AMU admission 2023 registration begins for UG programmes; courses offered through CUET
Anu Parthiban|Feb 16, 2023
NEW DELHI: On December 25, a video of a fight on the Aligarh Muslim University campus went viral online. Shot on a mobile phone, it captured protesting Kashmir students being physically attacked. The violent mob included a person carrying a pistol.
While this video was shared and viewed widely, students said it was the fourth such attack on Kashmiri students on the AMU campus in three months.
A victim of the latest episode told Asian News International (ANI) that he was called a “terrorist” and threatened with murder. Students, who have been studying at AMU for years say this is the first time such an incident has happened at the university.
Following the incident, the Aligarh police on December 29, asked AMU administration to provide the names, addresses and contact details of all Jammu and Kashmir students studying in AMU. According to the students’ group, Jammu and Kashmir Students’ Association, there are around 1,400 students from the union territory enrolled in AMU. In the evening of January 3, student leaders cautioned the J-K students to not submit details requested by the AMU assistant controller’s (admissions) notice. "All J&K students (AMU) are requested not to fill out any form or give any personal information to any of the departments, faculties, or provost offices. We believe it's a breach of privacy....Also, the related notice has raised concerns about security issues," said a WhatsApp forward which also promised a “parallel notice” reversing the first one. However, it hadn’t been issued at the time of publication.
The incident happened when a senior PhD student asked students playing badminton outside his room on the night of December 24 to stop as it was already 1 am in the morning. Kashmiri students alleged that an argument ensued and the students who were playing – most were undergraduate students from Ghazipur, Uttar Pradesh, they said – tried to attack the PhD student.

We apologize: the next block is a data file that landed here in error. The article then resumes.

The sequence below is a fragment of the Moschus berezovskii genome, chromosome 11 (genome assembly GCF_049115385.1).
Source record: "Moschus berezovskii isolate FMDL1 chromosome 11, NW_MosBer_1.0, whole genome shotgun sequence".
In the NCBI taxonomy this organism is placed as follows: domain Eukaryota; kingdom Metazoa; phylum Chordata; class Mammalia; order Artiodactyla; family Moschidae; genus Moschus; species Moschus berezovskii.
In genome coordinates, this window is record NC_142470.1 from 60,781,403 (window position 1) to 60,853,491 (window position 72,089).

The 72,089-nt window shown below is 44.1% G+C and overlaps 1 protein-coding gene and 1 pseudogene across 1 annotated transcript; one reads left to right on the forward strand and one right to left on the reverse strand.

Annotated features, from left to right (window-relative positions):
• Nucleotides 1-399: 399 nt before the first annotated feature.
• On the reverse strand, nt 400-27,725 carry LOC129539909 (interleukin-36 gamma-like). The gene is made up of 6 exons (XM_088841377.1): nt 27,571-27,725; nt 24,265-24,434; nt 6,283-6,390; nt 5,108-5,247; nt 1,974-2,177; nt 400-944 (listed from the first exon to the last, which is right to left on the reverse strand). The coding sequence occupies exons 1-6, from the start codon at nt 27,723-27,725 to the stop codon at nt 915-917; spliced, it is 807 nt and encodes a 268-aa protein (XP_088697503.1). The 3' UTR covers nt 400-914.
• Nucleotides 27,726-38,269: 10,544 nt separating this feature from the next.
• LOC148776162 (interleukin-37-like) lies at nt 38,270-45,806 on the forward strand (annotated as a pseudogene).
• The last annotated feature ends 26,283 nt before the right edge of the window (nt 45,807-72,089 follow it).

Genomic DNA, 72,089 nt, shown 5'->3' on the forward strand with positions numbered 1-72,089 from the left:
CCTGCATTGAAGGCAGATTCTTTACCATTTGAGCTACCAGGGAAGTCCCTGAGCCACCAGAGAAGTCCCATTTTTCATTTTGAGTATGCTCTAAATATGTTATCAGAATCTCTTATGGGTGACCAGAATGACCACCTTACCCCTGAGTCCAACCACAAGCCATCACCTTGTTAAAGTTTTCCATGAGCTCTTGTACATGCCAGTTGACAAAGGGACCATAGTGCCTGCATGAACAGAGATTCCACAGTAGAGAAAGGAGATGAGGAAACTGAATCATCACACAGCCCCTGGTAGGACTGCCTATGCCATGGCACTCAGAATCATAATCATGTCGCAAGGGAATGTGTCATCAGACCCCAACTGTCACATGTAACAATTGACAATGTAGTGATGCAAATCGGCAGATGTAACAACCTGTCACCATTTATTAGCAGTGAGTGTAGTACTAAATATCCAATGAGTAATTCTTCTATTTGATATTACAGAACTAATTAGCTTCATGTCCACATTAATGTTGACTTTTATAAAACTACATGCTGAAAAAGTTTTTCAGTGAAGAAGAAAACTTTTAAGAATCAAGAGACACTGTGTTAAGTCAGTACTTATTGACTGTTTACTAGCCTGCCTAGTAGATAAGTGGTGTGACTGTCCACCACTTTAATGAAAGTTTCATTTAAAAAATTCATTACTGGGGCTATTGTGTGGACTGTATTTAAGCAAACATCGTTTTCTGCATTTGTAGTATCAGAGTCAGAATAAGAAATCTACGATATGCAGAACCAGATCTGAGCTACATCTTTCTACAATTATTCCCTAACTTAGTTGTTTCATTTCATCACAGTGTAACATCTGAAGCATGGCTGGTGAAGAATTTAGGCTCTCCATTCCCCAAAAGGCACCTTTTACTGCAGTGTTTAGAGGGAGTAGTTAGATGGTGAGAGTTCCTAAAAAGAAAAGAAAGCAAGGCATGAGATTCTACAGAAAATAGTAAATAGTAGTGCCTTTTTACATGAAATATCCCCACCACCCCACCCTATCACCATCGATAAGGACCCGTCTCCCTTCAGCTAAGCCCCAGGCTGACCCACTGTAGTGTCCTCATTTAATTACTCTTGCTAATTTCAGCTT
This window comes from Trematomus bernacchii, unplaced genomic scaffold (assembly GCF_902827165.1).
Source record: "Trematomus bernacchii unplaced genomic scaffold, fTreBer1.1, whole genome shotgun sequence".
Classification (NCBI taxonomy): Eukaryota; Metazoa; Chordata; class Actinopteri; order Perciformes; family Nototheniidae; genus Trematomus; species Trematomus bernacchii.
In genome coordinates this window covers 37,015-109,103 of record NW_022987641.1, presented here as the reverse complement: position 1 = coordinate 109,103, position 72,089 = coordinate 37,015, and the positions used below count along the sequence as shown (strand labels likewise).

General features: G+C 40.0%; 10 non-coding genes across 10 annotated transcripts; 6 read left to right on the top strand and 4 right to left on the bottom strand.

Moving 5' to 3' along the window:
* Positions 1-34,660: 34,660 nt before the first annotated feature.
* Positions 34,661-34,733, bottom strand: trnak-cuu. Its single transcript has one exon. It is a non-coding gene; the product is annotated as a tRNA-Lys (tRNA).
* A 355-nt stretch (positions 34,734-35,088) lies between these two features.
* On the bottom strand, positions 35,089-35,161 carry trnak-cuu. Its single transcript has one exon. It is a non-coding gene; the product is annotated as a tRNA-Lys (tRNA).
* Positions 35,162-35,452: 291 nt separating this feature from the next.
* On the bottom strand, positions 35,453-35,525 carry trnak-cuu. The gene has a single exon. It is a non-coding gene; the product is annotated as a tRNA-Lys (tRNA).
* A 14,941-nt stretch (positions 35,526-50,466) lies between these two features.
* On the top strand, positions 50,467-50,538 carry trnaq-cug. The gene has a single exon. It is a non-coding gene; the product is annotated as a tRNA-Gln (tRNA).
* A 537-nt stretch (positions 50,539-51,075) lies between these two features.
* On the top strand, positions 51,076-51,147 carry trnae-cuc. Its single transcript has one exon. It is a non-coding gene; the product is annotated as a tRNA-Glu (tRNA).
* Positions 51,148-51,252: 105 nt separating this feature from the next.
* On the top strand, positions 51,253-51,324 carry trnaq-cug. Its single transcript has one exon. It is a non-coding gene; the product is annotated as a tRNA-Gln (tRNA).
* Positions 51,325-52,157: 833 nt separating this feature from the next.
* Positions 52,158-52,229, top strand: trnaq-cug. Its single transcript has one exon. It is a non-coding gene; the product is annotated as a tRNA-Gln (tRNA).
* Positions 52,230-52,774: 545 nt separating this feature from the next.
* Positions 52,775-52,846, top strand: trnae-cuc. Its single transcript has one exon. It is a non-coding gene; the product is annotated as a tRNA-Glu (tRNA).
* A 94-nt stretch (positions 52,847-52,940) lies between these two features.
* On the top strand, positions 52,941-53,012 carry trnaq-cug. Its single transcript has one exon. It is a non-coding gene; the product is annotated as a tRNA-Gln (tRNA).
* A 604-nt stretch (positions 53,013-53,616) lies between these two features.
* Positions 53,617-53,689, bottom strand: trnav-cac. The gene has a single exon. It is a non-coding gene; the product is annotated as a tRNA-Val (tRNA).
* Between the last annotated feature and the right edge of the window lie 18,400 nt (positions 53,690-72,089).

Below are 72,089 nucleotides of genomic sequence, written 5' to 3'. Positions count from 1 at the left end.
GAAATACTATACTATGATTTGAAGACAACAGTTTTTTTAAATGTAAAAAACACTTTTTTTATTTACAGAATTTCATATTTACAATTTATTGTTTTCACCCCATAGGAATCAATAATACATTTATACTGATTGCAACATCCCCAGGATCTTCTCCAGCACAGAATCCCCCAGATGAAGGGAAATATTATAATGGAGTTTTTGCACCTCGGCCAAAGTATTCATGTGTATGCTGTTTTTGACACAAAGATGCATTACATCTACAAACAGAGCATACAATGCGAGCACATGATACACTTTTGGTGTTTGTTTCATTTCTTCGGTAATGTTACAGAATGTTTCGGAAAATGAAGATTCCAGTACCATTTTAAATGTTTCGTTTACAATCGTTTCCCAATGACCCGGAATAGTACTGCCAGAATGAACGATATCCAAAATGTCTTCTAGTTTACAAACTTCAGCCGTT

“They attacked the person, they tried to break the door. He made calls to university officials in the late hours and the situation was controlled. Then we senior students went there and pulled him out. The situation was still not normal,” said Zubair Altareshi, another PhD student in AMU.
When students from Jammu and Kashmir gathered near the centenary gate to protest, they were attacked by a mob of people brandishing lathis, belts and even guns.
“ The intention was to disrupt the protest. We don’t know if they are from outside or inside the college,” said Altareshi. It was this attack that the viral video captured.
The students accused the AMU administration of doing nothing to make peace when the incident happened. Following students grievances, Jammu and Kashmir Students Association (JKSA), a student-led organization that represents the interests of Jammu and Kashmir students, wrote to the home minister Amit Shah, met the local member of Parliament, requesting them to ensure the safety of students.
“Although this incident was brought to the notice of the authorities. No concrete steps were taken to ensure the safety and security of students. Majority of the issues have been due to the hostile culture. When students bring in pistols to threaten other students, the university should look into the matter and eradicate this goonda culture,” said Nasir Khuehami, spokesperson, JKSA.
“Post 2019, this is the fourth incident in the past three months. We received such complaints of the use of guns, use of illegal weapons. This is the second such incident which escalated. Last month, there was a student whose skull was bashed by a cricket bat,” said Khuehami. In November, after an argument following a cricket match, a student bashed the head of a Kashmiri student. The student sustained a fractured skull and a police complaint and a counter police complaint were filed.